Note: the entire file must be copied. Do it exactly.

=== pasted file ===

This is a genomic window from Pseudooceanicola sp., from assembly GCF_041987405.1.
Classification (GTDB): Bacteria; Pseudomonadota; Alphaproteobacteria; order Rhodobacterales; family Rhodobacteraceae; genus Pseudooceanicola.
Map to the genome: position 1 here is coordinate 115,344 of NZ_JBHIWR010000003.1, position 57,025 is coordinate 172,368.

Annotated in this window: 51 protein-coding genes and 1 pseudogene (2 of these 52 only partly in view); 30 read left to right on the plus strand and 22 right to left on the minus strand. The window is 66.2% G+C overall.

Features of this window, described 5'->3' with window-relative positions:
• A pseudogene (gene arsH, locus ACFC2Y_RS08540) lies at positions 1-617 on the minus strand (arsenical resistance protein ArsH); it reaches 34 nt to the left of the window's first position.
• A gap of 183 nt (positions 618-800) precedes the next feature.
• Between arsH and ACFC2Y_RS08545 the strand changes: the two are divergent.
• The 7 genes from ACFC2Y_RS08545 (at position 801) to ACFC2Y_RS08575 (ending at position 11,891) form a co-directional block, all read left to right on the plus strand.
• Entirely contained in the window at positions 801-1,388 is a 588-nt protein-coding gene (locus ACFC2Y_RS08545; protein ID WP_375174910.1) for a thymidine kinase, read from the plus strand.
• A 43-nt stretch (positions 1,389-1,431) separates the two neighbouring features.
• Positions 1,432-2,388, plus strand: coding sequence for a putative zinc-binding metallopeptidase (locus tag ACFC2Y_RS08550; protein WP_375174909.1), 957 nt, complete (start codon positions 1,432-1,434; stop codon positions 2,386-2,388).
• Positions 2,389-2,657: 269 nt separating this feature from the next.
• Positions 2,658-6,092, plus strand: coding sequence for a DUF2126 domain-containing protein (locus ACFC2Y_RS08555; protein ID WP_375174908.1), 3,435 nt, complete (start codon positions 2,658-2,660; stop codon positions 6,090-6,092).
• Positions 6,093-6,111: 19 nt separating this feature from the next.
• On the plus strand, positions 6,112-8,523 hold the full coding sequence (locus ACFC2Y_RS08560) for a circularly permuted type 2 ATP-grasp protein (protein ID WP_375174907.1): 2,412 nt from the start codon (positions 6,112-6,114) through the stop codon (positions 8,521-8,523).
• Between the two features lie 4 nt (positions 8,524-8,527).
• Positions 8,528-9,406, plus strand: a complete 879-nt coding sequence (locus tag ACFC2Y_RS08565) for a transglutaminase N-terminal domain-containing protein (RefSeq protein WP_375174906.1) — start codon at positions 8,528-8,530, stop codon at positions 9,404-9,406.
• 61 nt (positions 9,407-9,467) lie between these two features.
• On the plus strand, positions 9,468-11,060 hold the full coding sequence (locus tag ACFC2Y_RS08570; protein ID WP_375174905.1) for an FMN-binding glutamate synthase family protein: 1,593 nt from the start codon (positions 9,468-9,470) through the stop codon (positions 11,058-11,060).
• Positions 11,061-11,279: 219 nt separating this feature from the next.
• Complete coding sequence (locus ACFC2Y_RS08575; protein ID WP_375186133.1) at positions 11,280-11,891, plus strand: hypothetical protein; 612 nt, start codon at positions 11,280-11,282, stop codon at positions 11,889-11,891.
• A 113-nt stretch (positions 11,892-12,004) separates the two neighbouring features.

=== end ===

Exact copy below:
This is a genomic window from Pseudooceanicola sp., from assembly GCF_041987405.1.
Classification (GTDB): Bacteria; Pseudomonadota; Alphaproteobacteria; order Rhodobacterales; family Rhodobacteraceae; genus Pseudooceanicola.
Map to the genome: position 1 here is coordinate 115,344 of NZ_JBHIWR010000003.1, position 57,025 is coordinate 172,368.

Annotated in this window: 51 protein-coding genes and 1 pseudogene (2 of these 52 only partly in view); 30 read left to right on the plus strand and 22 right to left on the minus strand. The window is 66.2% G+C overall.

Features of this window, described 5'->3' with window-relative positions:
• A pseudogene (gene arsH, locus ACFC2Y_RS08540) lies at positions 1-617 on the minus strand (arsenical resistance protein ArsH); it reaches 34 nt to the left of the window's first position.
• A gap of 183 nt (positions 618-800) precedes the next feature.
• Between arsH and ACFC2Y_RS08545 the strand changes: the two are divergent.
• The 7 genes from ACFC2Y_RS08545 (at position 801) to ACFC2Y_RS08575 (ending at position 11,891) form a co-directional block, all read left to right on the plus strand.
• Entirely contained in the window at positions 801-1,388 is a 588-nt protein-coding gene (locus ACFC2Y_RS08545; protein ID WP_375174910.1) for a thymidine kinase, read from the plus strand.
• A 43-nt stretch (positions 1,389-1,431) separates the two neighbouring features.
• Positions 1,432-2,388, plus strand: coding sequence for a putative zinc-binding metallopeptidase (locus tag ACFC2Y_RS08550; protein WP_375174909.1), 957 nt, complete (start codon positions 1,432-1,434; stop codon positions 2,386-2,388).
• Positions 2,389-2,657: 269 nt separating this feature from the next.
• Positions 2,658-6,092, plus strand: coding sequence for a DUF2126 domain-containing protein (locus ACFC2Y_RS08555; protein ID WP_375174908.1), 3,435 nt, complete (start codon positions 2,658-2,660; stop codon positions 6,090-6,092).
• Positions 6,093-6,111: 19 nt separating this feature from the next.
• On the plus strand, positions 6,112-8,523 hold the full coding sequence (locus ACFC2Y_RS08560) for a circularly permuted type 2 ATP-grasp protein (protein ID WP_375174907.1): 2,412 nt from the start codon (positions 6,112-6,114) through the stop codon (positions 8,521-8,523).
• Between the two features lie 4 nt (positions 8,524-8,527).
• Positions 8,528-9,406, plus strand: a complete 879-nt coding sequence (locus tag ACFC2Y_RS08565) for a transglutaminase N-terminal domain-containing protein (RefSeq protein WP_375174906.1) — start codon at positions 8,528-8,530, stop codon at positions 9,404-9,406.
• 61 nt (positions 9,407-9,467) lie between these two features.
• On the plus strand, positions 9,468-11,060 hold the full coding sequence (locus tag ACFC2Y_RS08570; protein ID WP_375174905.1) for an FMN-binding glutamate synthase family protein: 1,593 nt from the start codon (positions 9,468-9,470) through the stop codon (positions 11,058-11,060).
• Positions 11,061-11,279: 219 nt separating this feature from the next.
• Complete coding sequence (locus ACFC2Y_RS08575; protein ID WP_375186133.1) at positions 11,280-11,891, plus strand: hypothetical protein; 612 nt, start codon at positions 11,280-11,282, stop codon at positions 11,889-11,891.
• A 113-nt stretch (positions 11,892-12,004) separates the two neighbouring features.